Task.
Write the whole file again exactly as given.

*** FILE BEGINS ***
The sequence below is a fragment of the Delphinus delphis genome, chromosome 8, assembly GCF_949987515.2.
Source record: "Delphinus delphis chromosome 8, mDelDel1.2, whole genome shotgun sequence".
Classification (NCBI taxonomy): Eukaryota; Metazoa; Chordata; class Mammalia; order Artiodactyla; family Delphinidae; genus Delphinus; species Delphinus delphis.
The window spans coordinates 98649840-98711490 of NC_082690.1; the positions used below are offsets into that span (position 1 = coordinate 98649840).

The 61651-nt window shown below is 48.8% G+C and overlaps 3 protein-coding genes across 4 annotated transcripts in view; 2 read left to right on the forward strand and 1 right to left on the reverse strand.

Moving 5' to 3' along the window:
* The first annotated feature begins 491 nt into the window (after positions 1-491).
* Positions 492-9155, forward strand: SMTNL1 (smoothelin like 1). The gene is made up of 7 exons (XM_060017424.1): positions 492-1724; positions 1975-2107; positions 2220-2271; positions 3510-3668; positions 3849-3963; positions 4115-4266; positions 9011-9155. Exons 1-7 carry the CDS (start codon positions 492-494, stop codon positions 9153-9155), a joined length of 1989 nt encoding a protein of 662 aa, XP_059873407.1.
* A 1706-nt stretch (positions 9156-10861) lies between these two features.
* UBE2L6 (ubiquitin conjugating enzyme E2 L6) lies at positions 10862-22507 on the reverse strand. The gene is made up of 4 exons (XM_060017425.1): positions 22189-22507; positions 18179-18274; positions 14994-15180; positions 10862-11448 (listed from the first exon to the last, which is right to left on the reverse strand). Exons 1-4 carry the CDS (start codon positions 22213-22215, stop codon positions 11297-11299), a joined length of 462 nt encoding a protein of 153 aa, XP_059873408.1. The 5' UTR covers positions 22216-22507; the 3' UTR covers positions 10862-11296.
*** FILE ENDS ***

The sequence below is a fragment of the Delphinus delphis genome, chromosome 8, assembly GCF_949987515.2.
Source record: "Delphinus delphis chromosome 8, mDelDel1.2, whole genome shotgun sequence".
Classification (NCBI taxonomy): Eukaryota; Metazoa; Chordata; class Mammalia; order Artiodactyla; family Delphinidae; genus Delphinus; species Delphinus delphis.
The window spans coordinates 98649840-98711490 of NC_082690.1; the positions used below are offsets into that span (position 1 = coordinate 98649840).

The 61651-nt window shown below is 48.8% G+C and overlaps 3 protein-coding genes across 4 annotated transcripts in view; 2 read left to right on the forward strand and 1 right to left on the reverse strand.

Moving 5' to 3' along the window:
* The first annotated feature begins 491 nt into the window (after positions 1-491).
* Positions 492-9155, forward strand: SMTNL1 (smoothelin like 1). The gene is made up of 7 exons (XM_060017424.1): positions 492-1724; positions 1975-2107; positions 2220-2271; positions 3510-3668; positions 3849-3963; positions 4115-4266; positions 9011-9155. Exons 1-7 carry the CDS (start codon positions 492-494, stop codon positions 9153-9155), a joined length of 1989 nt encoding a protein of 662 aa, XP_059873407.1.
* A 1706-nt stretch (positions 9156-10861) lies between these two features.
* UBE2L6 (ubiquitin conjugating enzyme E2 L6) lies at positions 10862-22507 on the reverse strand. The gene is made up of 4 exons (XM_060017425.1): positions 22189-22507; positions 18179-18274; positions 14994-15180; positions 10862-11448 (listed from the first exon to the last, which is right to left on the reverse strand). Exons 1-4 carry the CDS (start codon positions 22213-22215, stop codon positions 11297-11299), a joined length of 462 nt encoding a protein of 153 aa, XP_059873408.1. The 5' UTR covers positions 22216-22507; the 3' UTR covers positions 10862-11296.